“Time and forgetfulness are the enemies of abusers.”

When novelist Filipino writer and journalist Felisa Batacan wrote “Smaller and Smaller Circles”, the crime story revolving around a series of murders of children was meant as a mirror of her home country. Even though it follows the conventions of a crime novel, the themes it touches are deeply embedded within Filipino politics and society, its “unwillingness to embrace change” as well as many other frustrations she and others felt at the time. Most significantly, the gap between the rich and poor had become extreme with an upper class completely oblivious to the world in their ivory towers and the rest trying to make ends meet scavenging food and surviving one day to the next.

Smaller and Smaller Circles screened at Fractured Visions Film Festival

Of course, the image sounds exaggerated, but the attitude Batacan witnessed and described is not. The differences between classes have become even more extreme since the release of the novel in 2002, with the poor being “trapped in a broken system” branding their lives as “disposable”. Certainly, recent developments have exacerbated the problem, most importantly the war on drugs of President Rodrigo Duerte. According to Human Rights Watch, the war has cost the lives of over 12,000 people, dealers, addicts and innocents alike and has been heavily criticized internationally. Life for the poorest of the poor have become more difficult, whereas the Philippines’ high society largely ignores them, it seems.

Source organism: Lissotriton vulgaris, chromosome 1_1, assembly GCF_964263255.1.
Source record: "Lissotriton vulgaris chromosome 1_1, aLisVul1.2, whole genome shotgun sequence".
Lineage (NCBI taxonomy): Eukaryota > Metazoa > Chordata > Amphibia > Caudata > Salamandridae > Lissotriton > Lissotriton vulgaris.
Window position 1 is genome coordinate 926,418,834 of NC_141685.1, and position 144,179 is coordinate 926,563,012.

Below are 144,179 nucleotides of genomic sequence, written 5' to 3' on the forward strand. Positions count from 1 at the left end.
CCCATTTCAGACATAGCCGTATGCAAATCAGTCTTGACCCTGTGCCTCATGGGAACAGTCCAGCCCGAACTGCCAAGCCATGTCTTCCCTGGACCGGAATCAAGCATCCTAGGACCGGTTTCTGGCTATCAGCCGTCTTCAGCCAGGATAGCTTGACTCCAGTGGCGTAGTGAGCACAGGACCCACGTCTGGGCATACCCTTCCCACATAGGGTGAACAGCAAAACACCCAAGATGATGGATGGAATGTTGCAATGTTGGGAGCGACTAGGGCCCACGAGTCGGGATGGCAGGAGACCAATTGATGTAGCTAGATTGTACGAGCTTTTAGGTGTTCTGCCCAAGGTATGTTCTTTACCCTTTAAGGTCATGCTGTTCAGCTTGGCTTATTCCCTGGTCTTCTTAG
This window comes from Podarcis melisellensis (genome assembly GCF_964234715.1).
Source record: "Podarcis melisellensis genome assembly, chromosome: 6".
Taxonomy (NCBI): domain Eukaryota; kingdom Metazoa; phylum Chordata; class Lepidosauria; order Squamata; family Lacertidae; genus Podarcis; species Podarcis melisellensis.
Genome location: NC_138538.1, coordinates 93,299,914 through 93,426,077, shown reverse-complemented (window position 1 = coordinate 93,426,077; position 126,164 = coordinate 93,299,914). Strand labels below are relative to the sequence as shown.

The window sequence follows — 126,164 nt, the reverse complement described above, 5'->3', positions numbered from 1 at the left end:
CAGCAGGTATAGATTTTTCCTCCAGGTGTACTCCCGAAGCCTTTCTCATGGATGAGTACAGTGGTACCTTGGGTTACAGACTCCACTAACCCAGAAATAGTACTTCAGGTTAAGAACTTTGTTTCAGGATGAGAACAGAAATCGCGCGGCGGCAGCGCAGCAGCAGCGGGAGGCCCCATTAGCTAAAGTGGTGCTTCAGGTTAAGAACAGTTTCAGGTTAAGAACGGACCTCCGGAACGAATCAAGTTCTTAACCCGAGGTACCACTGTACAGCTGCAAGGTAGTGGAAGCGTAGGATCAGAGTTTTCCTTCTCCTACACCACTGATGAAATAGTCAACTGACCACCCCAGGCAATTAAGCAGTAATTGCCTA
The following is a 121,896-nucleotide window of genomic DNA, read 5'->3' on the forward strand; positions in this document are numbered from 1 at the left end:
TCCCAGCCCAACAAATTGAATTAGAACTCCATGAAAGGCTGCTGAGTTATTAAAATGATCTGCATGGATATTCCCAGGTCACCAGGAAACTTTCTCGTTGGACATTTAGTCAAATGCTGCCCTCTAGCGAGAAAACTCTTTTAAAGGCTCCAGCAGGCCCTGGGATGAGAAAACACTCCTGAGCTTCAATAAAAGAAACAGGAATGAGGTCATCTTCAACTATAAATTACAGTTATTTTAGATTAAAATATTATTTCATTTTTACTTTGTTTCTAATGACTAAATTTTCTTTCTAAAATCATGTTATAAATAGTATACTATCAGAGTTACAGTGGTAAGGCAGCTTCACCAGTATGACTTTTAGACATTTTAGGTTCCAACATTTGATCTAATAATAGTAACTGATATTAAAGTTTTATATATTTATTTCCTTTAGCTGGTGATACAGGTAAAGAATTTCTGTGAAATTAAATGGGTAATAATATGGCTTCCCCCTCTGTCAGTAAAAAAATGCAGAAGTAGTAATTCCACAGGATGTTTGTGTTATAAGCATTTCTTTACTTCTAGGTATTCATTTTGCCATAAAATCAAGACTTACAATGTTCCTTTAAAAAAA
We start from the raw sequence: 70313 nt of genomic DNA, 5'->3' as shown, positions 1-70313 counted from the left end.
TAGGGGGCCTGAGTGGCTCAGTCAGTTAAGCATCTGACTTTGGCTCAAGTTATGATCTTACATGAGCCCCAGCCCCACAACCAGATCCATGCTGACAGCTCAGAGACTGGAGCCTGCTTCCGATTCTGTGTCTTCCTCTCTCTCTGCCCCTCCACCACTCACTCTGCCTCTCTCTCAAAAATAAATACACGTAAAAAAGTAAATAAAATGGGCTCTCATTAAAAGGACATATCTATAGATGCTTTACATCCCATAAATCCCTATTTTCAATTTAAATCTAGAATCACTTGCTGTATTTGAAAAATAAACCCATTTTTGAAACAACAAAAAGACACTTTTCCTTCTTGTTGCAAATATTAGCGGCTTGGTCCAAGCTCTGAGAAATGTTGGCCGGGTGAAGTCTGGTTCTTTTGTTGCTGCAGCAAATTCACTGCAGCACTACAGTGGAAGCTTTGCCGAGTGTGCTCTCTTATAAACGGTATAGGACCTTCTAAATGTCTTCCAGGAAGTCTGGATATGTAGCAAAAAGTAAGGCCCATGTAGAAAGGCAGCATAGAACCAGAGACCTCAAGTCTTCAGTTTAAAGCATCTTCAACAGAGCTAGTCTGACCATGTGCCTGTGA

Naturally, given the success of the novel as well as the relevance of its themes, a film adaptation was just a question of time. Director Raya Martin (“How to Disappear Completely”), experienced in the field of social drama, was chosen to direct the film version of the novel. While Batacan remained as a creative consultant, the team was given a certain kind of freedom to expand the source material, one whose relevance was quite striking. In a statement posted on his Facebook account, Martin describes his film as a “piece of a puzzle”, one which is not only a crime story, but also in line with the message of the original novel, a dive into the “dark currents of Filipino society” (Tim Cuyugan, journalist).

After the mutilated body of a child has been found on a dumping site two Jesuit priests, Father Gus Saenz (Noni Buencamino) and Father Lucero (Sid Lucero), are contacted by the National Bureau of Investigation about leading the investigation. Saenz, a man critical of his superiors and their actions, examines the body with his colleague and starts working on a profile of the perpetrator.